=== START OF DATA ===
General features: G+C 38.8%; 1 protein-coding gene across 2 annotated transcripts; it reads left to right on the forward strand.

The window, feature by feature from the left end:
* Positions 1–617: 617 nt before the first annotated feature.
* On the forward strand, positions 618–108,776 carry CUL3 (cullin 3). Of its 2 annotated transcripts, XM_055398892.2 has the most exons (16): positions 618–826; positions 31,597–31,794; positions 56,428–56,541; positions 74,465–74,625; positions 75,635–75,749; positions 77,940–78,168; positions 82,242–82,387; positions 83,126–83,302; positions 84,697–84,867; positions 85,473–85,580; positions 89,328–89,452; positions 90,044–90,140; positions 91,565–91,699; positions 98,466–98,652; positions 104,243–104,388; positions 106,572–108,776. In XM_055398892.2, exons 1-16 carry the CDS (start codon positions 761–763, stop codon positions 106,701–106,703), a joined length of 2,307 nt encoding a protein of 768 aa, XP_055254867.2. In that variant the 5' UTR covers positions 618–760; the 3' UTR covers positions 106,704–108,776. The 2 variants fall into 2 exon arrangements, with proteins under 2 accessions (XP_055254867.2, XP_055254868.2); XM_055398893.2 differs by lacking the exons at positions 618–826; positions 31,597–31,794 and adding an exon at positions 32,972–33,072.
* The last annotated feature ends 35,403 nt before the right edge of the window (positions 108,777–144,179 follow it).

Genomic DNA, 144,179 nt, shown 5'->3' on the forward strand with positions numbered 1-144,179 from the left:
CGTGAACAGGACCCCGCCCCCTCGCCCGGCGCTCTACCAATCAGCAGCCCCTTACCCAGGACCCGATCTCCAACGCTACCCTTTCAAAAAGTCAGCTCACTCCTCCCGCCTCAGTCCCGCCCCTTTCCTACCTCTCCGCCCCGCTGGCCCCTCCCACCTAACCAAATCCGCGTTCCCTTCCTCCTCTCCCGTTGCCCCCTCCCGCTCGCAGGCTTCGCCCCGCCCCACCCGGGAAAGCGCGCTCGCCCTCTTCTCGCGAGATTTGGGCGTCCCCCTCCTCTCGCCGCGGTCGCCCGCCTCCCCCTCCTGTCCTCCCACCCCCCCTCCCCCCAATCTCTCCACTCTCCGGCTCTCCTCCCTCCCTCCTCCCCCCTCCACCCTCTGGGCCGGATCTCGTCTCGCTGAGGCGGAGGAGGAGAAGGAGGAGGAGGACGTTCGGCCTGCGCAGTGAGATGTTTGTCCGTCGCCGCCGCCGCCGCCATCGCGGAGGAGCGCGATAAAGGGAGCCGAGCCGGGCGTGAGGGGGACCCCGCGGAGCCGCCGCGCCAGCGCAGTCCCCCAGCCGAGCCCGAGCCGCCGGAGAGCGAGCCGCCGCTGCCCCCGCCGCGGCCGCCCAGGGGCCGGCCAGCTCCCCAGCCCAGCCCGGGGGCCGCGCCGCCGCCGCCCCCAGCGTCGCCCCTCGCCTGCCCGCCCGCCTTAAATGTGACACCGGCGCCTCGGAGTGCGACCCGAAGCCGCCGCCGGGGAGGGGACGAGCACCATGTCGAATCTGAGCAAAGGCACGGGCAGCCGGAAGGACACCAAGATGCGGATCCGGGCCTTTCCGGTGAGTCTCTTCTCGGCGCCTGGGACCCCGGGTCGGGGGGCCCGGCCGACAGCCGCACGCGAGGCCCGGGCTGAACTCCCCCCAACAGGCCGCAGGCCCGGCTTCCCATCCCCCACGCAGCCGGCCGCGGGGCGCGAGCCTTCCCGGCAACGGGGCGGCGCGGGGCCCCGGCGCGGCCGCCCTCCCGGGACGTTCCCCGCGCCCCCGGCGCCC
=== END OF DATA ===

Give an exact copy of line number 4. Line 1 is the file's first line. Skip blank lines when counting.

* On the forward strand, positions 618–108,776 carry CUL3 (cullin 3). Of its 2 annotated transcripts, XM_055398892.2 has the most exons (16): positions 618–826; positions 31,597–31,794; positions 56,428–56,541; positions 74,465–74,625; positions 75,635–75,749; positions 77,940–78,168; positions 82,242–82,387; positions 83,126–83,302; positions 84,697–84,867; positions 85,473–85,580; positions 89,328–89,452; positions 90,044–90,140; positions 91,565–91,699; positions 98,466–98,652; positions 104,243–104,388; positions 106,572–108,776. In XM_055398892.2, exons 1-16 carry the CDS (start codon positions 761–763, stop codon positions 106,701–106,703), a joined length of 2,307 nt encoding a protein of 768 aa, XP_055254867.2. In that variant the 5' UTR covers positions 618–760; the 3' UTR covers positions 106,704–108,776. The 2 variants fall into 2 exon arrangements, with proteins under 2 accessions (XP_055254867.2, XP_055254868.2); XM_055398893.2 differs by lacking the exons at positions 618–826; positions 31,597–31,794 and adding an exon at positions 32,972–33,072.